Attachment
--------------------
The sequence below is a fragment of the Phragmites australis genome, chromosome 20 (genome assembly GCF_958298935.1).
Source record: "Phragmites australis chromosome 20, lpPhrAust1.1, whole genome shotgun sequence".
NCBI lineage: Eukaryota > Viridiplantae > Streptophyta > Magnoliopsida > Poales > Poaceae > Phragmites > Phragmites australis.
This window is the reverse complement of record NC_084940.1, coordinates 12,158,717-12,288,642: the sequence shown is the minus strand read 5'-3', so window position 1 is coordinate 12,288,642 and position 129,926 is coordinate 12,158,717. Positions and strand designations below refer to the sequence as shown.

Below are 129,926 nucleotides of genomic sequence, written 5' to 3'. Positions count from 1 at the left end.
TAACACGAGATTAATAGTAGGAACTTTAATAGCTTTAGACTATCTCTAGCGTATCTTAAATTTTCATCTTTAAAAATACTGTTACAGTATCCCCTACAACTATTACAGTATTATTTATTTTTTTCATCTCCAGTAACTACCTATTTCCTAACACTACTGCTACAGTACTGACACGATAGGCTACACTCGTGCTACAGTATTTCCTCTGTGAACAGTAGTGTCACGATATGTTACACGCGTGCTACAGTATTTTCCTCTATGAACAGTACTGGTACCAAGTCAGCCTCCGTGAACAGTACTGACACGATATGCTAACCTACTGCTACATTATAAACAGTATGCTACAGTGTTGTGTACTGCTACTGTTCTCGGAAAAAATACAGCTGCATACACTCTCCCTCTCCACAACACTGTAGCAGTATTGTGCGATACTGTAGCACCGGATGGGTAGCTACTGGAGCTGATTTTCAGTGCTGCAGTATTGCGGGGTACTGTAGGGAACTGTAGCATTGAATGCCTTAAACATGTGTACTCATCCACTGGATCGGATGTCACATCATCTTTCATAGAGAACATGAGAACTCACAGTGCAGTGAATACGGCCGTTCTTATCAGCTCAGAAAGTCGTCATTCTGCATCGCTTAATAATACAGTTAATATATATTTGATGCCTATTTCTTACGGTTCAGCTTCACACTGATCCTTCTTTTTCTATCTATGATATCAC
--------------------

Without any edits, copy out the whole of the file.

The sequence below is a fragment of the Phragmites australis genome, chromosome 20 (genome assembly GCF_958298935.1).
Source record: "Phragmites australis chromosome 20, lpPhrAust1.1, whole genome shotgun sequence".
NCBI lineage: Eukaryota > Viridiplantae > Streptophyta > Magnoliopsida > Poales > Poaceae > Phragmites > Phragmites australis.
This window is the reverse complement of record NC_084940.1, coordinates 12,158,717-12,288,642: the sequence shown is the minus strand read 5'-3', so window position 1 is coordinate 12,288,642 and position 129,926 is coordinate 12,158,717. Positions and strand designations below refer to the sequence as shown.

Below are 129,926 nucleotides of genomic sequence, written 5' to 3'. Positions count from 1 at the left end.
TAACACGAGATTAATAGTAGGAACTTTAATAGCTTTAGACTATCTCTAGCGTATCTTAAATTTTCATCTTTAAAAATACTGTTACAGTATCCCCTACAACTATTACAGTATTATTTATTTTTTTCATCTCCAGTAACTACCTATTTCCTAACACTACTGCTACAGTACTGACACGATAGGCTACACTCGTGCTACAGTATTTCCTCTGTGAACAGTAGTGTCACGATATGTTACACGCGTGCTACAGTATTTTCCTCTATGAACAGTACTGGTACCAAGTCAGCCTCCGTGAACAGTACTGACACGATATGCTAACCTACTGCTACATTATAAACAGTATGCTACAGTGTTGTGTACTGCTACTGTTCTCGGAAAAAATACAGCTGCATACACTCTCCCTCTCCACAACACTGTAGCAGTATTGTGCGATACTGTAGCACCGGATGGGTAGCTACTGGAGCTGATTTTCAGTGCTGCAGTATTGCGGGGTACTGTAGGGAACTGTAGCATTGAATGCCTTAAACATGTGTACTCATCCACTGGATCGGATGTCACATCATCTTTCATAGAGAACATGAGAACTCACAGTGCAGTGAATACGGCCGTTCTTATCAGCTCAGAAAGTCGTCATTCTGCATCGCTTAATAATACAGTTAATATATATTTGATGCCTATTTCTTACGGTTCAGCTTCACACTGATCCTTCTTTTTCTATCTATGATATCAC